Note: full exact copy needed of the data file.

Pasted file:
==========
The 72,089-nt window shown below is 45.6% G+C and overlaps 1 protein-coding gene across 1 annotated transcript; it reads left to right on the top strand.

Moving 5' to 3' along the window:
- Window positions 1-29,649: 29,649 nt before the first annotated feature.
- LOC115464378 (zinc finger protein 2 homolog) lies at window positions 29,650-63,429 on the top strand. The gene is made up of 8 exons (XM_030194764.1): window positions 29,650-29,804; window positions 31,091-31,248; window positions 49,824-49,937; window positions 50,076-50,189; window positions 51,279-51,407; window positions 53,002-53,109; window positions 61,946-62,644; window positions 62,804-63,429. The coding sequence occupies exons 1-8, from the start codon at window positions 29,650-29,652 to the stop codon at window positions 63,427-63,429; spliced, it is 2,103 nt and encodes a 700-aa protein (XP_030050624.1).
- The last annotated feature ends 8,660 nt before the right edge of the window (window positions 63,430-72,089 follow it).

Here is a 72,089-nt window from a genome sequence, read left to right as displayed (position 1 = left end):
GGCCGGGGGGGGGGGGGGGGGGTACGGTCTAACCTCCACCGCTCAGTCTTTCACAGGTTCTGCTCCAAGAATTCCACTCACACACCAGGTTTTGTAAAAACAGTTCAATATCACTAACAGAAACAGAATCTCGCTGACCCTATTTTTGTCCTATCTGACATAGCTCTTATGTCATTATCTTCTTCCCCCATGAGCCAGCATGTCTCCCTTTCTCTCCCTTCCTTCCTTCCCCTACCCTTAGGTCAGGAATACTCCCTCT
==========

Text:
The 72,089-nt window shown below is 45.6% G+C and overlaps 1 protein-coding gene across 1 annotated transcript; it reads left to right on the top strand.

Moving 5' to 3' along the window:
- Window positions 1-29,649: 29,649 nt before the first annotated feature.
- LOC115464378 (zinc finger protein 2 homolog) lies at window positions 29,650-63,429 on the top strand. The gene is made up of 8 exons (XM_030194764.1): window positions 29,650-29,804; window positions 31,091-31,248; window positions 49,824-49,937; window positions 50,076-50,189; window positions 51,279-51,407; window positions 53,002-53,109; window positions 61,946-62,644; window positions 62,804-63,429. The coding sequence occupies exons 1-8, from the start codon at window positions 29,650-29,652 to the stop codon at window positions 63,427-63,429; spliced, it is 2,103 nt and encodes a 700-aa protein (XP_030050624.1).
- The last annotated feature ends 8,660 nt before the right edge of the window (window positions 63,430-72,089 follow it).

Here is a 72,089-nt window from a genome sequence, read left to right as displayed (position 1 = left end):
GGCCGGGGGGGGGGGGGGGGGGTACGGTCTAACCTCCACCGCTCAGTCTTTCACAGGTTCTGCTCCAAGAATTCCACTCACACACCAGGTTTTGTAAAAACAGTTCAATATCACTAACAGAAACAGAATCTCGCTGACCCTATTTTTGTCCTATCTGACATAGCTCTTATGTCATTATCTTCTTCCCCCATGAGCCAGCATGTCTCCCTTTCTCTCCCTTCCTTCCTTCCCCTACCCTTAGGTCAGGAATACTCCCTCT